Successful Voluntary Watershed Improvement Projects: Do Short-Term Adoption and Outreach Lead to Attitude Changes and Long-Term Sustainable Practice Adoption?
The predominant approach to changing farming practices has been a system of incentives to encourage adoption of best management practices. Voluntary watershed management seeks to combine agency expertise, citizen knowledge and place-based interests to address water quality issues. Across Iowa and over time, variable approaches have been used to encourage engagement, adoption and sustainability of voluntary water quality and conservation practices through watershed management. These approaches are usually assessed at the time of implementation, but there has been little evaluation of long-term effectiveness to motivate sustainable change.
To assess the effectiveness of different approaches, this project includes a study of the structural practices of conservation practices adoption. In addition, the study will quantitatively and qualitatively assess and compare farmers’ and local stakeholders attitudes toward water quality and conservation within intervention and non-intervention watersheds.
The research team will evaluate three sets of paired HUC 12 watersheds. Three were chosen because of watershed projects implemented there over the last two decades. The other three were chosen because of their proximity and similarity, but also because these did not have any focused water projects conducted. The watershed approaches will be evaluated to determine the short-term successes and long-term sustainability of voluntary watershed improvement projects. The project will develop case studies on the three paired watersheds, a white paper on the policy issues related to the findings of the case studies, and document methodology and strategies to be incorporated into the Iowa Watershed Academy training for watershed professionals.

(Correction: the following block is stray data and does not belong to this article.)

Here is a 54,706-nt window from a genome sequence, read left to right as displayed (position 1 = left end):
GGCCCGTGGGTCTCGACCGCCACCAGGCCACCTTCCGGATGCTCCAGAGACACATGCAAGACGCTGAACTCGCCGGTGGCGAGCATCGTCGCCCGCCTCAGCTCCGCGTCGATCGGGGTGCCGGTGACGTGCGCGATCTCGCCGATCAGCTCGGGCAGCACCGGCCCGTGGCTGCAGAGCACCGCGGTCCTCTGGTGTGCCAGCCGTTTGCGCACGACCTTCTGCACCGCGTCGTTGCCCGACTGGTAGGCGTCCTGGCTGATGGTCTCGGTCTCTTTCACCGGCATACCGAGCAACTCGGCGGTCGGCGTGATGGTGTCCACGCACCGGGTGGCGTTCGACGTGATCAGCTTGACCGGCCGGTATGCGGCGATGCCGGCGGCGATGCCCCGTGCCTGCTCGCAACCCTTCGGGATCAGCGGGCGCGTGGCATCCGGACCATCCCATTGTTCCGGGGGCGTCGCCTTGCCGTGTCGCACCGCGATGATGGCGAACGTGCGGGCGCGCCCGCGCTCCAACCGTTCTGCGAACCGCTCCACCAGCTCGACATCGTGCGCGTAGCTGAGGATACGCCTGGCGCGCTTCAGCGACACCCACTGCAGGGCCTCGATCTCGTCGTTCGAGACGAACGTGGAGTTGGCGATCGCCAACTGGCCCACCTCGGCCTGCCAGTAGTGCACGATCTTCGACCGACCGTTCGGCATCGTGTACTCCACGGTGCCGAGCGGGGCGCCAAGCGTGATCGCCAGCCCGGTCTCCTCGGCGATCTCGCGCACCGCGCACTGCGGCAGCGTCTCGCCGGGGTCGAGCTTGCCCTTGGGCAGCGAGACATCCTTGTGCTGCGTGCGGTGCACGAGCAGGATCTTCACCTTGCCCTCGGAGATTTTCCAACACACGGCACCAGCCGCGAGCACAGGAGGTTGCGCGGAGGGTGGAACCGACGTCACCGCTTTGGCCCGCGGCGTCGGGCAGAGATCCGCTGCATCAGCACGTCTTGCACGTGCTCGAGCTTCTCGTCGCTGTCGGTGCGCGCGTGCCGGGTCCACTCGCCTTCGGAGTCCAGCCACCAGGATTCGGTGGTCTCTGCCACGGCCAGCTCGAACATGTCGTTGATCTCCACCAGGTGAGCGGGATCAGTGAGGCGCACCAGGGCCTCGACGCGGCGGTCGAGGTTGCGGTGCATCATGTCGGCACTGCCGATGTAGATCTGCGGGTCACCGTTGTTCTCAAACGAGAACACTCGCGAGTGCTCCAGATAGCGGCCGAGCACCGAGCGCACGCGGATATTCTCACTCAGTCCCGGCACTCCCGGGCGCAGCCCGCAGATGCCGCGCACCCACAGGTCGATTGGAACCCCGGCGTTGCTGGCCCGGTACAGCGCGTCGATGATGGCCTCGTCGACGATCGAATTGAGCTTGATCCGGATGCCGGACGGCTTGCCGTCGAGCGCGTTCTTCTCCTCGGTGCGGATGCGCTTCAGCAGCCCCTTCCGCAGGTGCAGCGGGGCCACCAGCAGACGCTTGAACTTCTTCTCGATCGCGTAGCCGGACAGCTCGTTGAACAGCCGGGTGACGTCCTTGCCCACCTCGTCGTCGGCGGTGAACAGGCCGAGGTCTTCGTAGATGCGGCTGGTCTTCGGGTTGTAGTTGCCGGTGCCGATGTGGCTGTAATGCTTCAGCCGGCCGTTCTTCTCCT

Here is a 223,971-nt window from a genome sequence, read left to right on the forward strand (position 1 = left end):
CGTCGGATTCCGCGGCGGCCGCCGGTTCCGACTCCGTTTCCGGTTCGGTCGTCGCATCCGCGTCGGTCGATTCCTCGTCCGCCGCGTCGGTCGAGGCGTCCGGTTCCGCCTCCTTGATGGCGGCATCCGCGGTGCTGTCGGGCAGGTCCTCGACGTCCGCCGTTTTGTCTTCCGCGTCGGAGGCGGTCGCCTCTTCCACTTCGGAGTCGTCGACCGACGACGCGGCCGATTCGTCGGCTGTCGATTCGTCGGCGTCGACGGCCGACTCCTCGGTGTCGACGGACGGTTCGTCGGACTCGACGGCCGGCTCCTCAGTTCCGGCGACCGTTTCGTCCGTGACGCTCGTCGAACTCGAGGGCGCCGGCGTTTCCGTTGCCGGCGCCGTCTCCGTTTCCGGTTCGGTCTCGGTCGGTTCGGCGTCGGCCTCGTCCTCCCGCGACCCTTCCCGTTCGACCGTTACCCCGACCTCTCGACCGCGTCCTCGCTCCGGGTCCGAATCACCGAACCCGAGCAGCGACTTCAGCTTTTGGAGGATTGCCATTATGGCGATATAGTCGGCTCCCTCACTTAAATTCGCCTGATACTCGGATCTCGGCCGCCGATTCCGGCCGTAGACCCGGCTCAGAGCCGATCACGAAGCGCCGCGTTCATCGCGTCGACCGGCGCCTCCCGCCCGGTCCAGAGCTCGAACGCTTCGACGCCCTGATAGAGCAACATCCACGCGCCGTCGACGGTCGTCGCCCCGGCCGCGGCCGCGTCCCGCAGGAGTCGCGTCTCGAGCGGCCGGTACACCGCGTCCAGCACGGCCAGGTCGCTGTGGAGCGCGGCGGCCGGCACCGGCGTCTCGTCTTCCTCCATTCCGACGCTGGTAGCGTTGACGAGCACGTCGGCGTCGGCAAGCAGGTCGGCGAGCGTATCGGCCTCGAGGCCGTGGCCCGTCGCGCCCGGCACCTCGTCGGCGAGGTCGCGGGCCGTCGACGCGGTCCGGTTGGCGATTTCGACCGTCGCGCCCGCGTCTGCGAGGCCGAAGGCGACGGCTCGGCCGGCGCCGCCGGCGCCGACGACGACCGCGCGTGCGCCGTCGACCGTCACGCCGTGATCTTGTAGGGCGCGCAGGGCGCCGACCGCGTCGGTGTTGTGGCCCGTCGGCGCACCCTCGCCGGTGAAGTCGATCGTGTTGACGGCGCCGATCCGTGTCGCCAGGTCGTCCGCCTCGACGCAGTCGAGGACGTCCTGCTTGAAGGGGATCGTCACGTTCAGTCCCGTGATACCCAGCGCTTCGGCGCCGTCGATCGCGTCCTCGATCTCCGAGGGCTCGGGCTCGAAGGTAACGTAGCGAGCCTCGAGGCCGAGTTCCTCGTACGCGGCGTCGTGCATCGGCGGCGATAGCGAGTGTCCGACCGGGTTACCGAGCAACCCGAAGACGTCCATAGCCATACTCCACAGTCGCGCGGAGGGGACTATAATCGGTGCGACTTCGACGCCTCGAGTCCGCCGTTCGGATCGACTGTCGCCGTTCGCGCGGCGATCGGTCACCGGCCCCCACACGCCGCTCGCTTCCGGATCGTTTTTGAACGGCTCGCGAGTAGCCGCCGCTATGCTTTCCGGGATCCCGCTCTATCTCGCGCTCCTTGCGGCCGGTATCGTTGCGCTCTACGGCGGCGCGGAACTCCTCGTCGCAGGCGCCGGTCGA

The analyses conducted in the study yielded limited differentiation in outcomes and performance within comparison sets. These results are at odds with the perceptions of participants who are likely influenced by the short-term successes which were publicly recognized in and beyond the local communities. Such recognition contributed to a “halo effect” which can skew the perceived value of watershed improvement projects. Owing to the current patchwork of programs, funding and incentives for water quality improvement and conservation program implementation, the researchers found little to no long-term advantage in organized projects, which drew significant public and private investment and accolades, over ad hoc or individual efforts utilizing public and private funding.
Other accomplishments: An Iowa Learning Farms webinar was conducted on this topic.